14 Proper visualization b b The laryngoscope should be used to lift “up and out”. Do not rock back on upper teeth. b b Curved blade tip is placed in vallecula and will lift epiglottis away from airway. b b Straight blade tip is used to hold the epiglottis from beneath.

15 Proper ETT Size Newborn - 6 months months - 1 year 4.0 > 1 year4 + age 4

16 Intubation Procedure b b Prepare Equipment b b Position patient Table height “Sniffing” position b b Pre-oxygenate 4 max breath in 30 sec 100% O2 for 3-5 min b b Induction agent sedative/analgesic b b Neuromuscular blocker b Intubation Laryngoscope in L hand Insert on R of mouth and sweep tongue to L Advance in midline until epiglottis visualized Advance tip of blade –into vallecula (curved blade) –beneath epiglottis (straight blade) Lift towards feet –“up and out”, “Never Lever”

17 Rapid Sequence Intubation b b Done when immediate airway stabilization is required or the patient has a “full stomach” has eaten-- pregnancy trauma-- abdominal mass GER-- misc bowel obstruction b b Expedited with rapid acting drugs and avoidance of bag mask ventilation

18 Rapid Sequence Intubation b b Procedure Pre-oxygenate Rapid Induction Agents Rapid Acting Neuromuscular Blocker Sellick’s Maneuver Intubate Check breath sounds, inflate cuff (if applicable) Release cricoid pressure

19 Sellicks’ Maneuver b b Cricoid Pressure b b Closes esophagus against the vertebral column b b protects against passive regurgitation b b DO NOT release until airway is secure !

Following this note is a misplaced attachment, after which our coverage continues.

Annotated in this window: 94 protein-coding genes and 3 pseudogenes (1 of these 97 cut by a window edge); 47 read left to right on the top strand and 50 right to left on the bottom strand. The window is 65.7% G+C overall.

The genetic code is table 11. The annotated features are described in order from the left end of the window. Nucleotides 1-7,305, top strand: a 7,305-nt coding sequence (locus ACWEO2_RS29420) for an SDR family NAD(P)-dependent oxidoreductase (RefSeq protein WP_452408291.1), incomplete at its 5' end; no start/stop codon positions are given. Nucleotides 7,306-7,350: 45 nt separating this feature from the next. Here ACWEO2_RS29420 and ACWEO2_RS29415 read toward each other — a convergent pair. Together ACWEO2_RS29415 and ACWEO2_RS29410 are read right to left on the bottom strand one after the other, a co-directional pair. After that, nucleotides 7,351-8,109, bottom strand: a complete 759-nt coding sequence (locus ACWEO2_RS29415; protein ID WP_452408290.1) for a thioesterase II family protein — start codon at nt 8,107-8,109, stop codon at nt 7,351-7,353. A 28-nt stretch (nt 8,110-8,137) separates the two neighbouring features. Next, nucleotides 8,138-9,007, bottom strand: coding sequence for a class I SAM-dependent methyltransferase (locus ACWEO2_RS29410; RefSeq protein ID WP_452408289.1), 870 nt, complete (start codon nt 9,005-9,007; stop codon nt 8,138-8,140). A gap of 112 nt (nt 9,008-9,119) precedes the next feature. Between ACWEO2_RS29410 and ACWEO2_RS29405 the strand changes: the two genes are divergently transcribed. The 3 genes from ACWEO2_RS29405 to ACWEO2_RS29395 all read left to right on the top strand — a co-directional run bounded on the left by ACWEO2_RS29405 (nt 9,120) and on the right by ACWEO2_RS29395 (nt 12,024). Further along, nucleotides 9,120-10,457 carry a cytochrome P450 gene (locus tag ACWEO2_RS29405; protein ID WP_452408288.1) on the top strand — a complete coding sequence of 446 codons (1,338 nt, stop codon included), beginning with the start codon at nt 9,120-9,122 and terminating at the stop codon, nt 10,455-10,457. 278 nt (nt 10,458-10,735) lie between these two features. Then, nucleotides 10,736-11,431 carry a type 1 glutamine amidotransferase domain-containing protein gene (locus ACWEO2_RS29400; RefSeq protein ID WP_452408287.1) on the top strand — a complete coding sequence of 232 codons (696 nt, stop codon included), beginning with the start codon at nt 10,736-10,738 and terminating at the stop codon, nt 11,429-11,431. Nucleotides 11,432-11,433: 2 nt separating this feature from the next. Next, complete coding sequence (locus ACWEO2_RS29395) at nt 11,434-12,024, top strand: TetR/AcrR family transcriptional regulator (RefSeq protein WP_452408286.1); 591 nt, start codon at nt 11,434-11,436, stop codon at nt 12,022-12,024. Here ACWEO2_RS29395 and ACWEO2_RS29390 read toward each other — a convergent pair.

20 Intubation Medications Goals: b b Provide adequate intubation conditions airway easily visualized patient comfort (not fighting procedure) b b Avoid complications hemodynamic instability ICP in head injury

21 Atropine b b Blunts vagal response that can cause bradycardia and dries oral secretions b b Dose = 0.02 mg/kg (min 0.1 mg) b b Adverse effects tachycardia mydriasis atropine flush disorientation

22 Benzodiazepines b b Effective in providing anxiolysis and amnesia b b Onset and duration vary between midazolam, lorazepam, and diazepam b b Dose = 0.1 mg/kg b b Adverse Effects include: hypotension and myocardial depression

23 Fentanyl b b Sedative/Analgesic b b Dose 2-5 mcg/kg b b Rapid Onset and short duration -- thus an excellent intubation med b b Virtually no CV side effects

24 Ketamine b b PCP Derivative, Dissociative Hypnotic b b Rapid Onset and short duration b b Dose = 1-2 mg/kg IV or 2-4 mg/kg IM b b Increases HR, and BP and thus may be ideal for the patient with shock. b b Increases cerebral metabolic rate and ICP and thus not a good choice in head injury or seizure

25 Thiopental (Pentothal) b b Dose = 2-5 mg/kg b b Max Effect in 60 seconds b b Sedative Hypnotic that decreases cerebral metabolic rate and ICP b b Hypotension and Myocardial Depression are possible adverse effects

26 Etomidate b Ultra short-acting non-barbiturate hypnotic b rapid induction of anesthesia with minimal cardiovascular effects b mg/kg over seconds b Peak effect: 1 minute b Duration of action: 3-5 minutes b Can cause adrenal suppression